Illuminated by Fire
Now that most welcomed, cold rains have brought our fire season to an end, it seems constructive to reflect on some of the lessons reinforced by events in the past two months. Though the fires are dwindling, the human suffering related to them is far from over; this is a time to focus on ways to reduce that suffering, build back better, and take stock of what we might learn and how best to apply it.
Here are three key lessons that we have learned, or been reminded of, by this fire season:
1 – Big Fires on the Westside Are Not a Thing of the Past – As westside forest owners, we’re well aware that fire has always been part of our landscape and that the historic fire cycle is long and characterized by large, hot, stand replacing fires. Old, fire scarred trees in and near our forests remind us of this reality regularly. At the same time, knowing that local fire suppression capacity is high and that large fires such as the Yacolt (500,000 ac. in 1902) and the Tillamook Burns (ca. 250,000 ac. 1933-’51) are far from socially acceptable, until this September many of us, mistakenly, looked on these fires as a thing of the past. We were wrong. Given particular combinations of weather and forest conditions, it seems clear that large, damaging fires will always be part of this landscape. As shown below, the Powerline Fire burned to within a mile of our Mt. Richmond Forest. How fortunate we are that is started not on our ridge, but the next one north and that it was contained before strong winds blew it up into a large fire.
2 – We Have Choices – In these volatile and polarized times, we can choose to act in ways that exacerbate or reduce these divisions. It is human nature, as we struggle to make sense of challenges, to make definitive statements about the causes of the fires and damage. Yet watching from our forested hilltop, it is clear that these approaches too often further divide us. “This is 100% about climate change!”, “This has nothing to do with climate change and everything to do with bad public policy and irresponsible forest management”…… which too often devolves into name calling – denier, alarmist, extremist..? Amid the cacophony of proclamations, if one listens carefully, you will hear a different approach being taken – considering and identifying what might be the most important questions related to fire and forests that we need to be asking, understanding and trying to answer. For example, statements might be exchanged for questions such as: “What can we know about the role that climate change played in these fires?” and “What can we know about the role of forest management in these fires?” and “What are the most important lessons that we might learn and how should they shape our future actions?”. In our experience, these types of questions, when properly approached, have the power to bring people together and close the gaps tearing apart our communities as powerfully as the strident statements widen them. Immediate responses to fighting the fires and minimizing their damage show us a second opportunity for healing the divides in our community – allegiance to and solidarity with ones home place. Story after story show us the power of people working together to address immediate threats regardless of the differences that might divide them. Going forward, which path will we choose? Roads leading toward healing or toward greater division?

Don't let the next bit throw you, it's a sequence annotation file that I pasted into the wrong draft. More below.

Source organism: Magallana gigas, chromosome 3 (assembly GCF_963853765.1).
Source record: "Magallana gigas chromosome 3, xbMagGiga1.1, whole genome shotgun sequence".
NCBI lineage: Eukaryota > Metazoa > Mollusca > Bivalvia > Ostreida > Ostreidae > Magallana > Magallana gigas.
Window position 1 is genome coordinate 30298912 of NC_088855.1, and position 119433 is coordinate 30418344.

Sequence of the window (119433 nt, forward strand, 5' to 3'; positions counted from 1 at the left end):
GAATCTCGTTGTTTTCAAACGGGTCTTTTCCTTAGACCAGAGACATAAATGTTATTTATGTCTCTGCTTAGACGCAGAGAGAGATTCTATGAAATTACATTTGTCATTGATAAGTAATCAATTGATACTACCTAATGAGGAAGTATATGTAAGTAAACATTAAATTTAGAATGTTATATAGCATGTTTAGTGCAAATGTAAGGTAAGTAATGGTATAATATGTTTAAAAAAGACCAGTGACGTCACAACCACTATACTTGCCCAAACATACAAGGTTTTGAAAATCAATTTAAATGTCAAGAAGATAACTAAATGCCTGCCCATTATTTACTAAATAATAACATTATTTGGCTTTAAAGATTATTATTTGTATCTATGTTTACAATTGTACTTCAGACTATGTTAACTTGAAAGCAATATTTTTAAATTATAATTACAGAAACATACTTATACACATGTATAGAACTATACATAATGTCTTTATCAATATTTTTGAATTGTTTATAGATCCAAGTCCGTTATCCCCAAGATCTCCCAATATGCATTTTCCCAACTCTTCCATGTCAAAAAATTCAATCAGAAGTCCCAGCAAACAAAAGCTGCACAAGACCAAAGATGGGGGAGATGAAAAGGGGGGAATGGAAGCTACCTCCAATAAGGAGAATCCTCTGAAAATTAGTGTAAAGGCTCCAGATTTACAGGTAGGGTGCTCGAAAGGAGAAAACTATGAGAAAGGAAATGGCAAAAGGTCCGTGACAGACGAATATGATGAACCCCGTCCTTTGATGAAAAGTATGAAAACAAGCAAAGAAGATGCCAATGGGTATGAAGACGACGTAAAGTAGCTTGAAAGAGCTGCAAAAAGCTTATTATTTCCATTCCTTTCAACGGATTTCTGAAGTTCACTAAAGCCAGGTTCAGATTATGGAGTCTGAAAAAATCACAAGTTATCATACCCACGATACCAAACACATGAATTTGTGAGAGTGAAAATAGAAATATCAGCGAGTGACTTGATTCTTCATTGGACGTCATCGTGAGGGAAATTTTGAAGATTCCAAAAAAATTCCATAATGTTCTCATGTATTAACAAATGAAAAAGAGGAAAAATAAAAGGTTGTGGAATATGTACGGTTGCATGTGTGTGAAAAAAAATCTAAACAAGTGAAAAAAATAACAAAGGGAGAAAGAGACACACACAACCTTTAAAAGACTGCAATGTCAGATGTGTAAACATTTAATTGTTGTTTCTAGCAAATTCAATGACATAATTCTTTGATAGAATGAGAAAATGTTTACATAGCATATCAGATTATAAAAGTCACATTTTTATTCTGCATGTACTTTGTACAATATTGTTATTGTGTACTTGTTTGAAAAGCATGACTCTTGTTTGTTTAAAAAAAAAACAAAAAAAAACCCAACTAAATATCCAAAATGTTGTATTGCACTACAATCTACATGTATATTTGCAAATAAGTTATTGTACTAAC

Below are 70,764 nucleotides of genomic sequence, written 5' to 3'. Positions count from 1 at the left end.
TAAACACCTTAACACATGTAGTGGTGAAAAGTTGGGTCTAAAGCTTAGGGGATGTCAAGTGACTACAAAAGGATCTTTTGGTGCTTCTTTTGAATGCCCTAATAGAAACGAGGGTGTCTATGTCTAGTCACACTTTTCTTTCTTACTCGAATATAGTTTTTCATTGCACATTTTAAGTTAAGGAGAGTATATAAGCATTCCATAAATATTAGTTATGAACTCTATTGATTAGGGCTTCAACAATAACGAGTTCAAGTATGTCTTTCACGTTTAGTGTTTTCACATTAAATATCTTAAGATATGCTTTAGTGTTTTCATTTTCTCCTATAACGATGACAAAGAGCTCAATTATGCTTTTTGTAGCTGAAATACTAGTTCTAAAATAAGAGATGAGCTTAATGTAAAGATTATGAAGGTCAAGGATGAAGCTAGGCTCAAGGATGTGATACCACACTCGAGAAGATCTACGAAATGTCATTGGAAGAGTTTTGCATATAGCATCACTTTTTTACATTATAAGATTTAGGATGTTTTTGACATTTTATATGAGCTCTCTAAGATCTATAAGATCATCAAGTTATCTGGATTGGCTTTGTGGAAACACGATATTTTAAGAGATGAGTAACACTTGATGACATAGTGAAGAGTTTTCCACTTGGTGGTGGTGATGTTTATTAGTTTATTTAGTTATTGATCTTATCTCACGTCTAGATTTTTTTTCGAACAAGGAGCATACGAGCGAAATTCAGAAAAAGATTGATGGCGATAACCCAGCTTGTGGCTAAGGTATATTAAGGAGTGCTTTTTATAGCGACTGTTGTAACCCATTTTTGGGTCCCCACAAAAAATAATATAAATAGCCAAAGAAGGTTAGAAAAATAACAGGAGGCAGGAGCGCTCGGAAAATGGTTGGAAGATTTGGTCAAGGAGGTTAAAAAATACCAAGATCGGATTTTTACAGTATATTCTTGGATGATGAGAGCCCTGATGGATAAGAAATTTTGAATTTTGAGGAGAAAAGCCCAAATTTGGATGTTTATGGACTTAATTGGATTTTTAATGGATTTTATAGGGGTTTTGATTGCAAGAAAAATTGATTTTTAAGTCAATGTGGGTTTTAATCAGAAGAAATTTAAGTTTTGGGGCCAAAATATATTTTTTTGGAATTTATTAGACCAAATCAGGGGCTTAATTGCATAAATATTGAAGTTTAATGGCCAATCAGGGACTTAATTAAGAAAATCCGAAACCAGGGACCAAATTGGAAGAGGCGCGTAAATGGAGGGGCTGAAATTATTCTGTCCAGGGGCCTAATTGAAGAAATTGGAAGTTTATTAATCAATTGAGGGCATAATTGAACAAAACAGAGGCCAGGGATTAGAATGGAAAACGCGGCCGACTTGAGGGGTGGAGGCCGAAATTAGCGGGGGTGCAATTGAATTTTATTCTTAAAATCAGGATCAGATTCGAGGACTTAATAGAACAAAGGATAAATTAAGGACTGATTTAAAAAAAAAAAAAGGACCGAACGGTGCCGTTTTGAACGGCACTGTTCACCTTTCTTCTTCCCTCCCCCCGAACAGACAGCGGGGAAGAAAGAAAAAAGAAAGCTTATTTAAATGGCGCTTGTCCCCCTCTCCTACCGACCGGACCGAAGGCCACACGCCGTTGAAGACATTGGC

3 – Complexity Matters – On the one hand, the story of the large fires is simple – dry conditions, existing fires, remarkably strong east winds, downed powerlines…. . On the other hand, the job of better understanding the mix of contributing factors, the lessons to be learned, and the best pathways forward challenge us to acknowledge and embrace complexity and uncertainty. Past experience suggests that our culture finds it tough to muster the attention and discipline needed to embrace this type of complexity. Perhaps we each have opportunities to find ways to show how this can be done?
In these tough and perilous times, we acknowledge all that has been lost and the work of recovery and learning that lies ahead. Green shoots are already springing up from the ashes.
Tillamook Burns – 1933-1951 – Finger points to our Timber Forest and Pacific is at the western edge. The older Lousignont Fire burned our forest leaving lasting clues.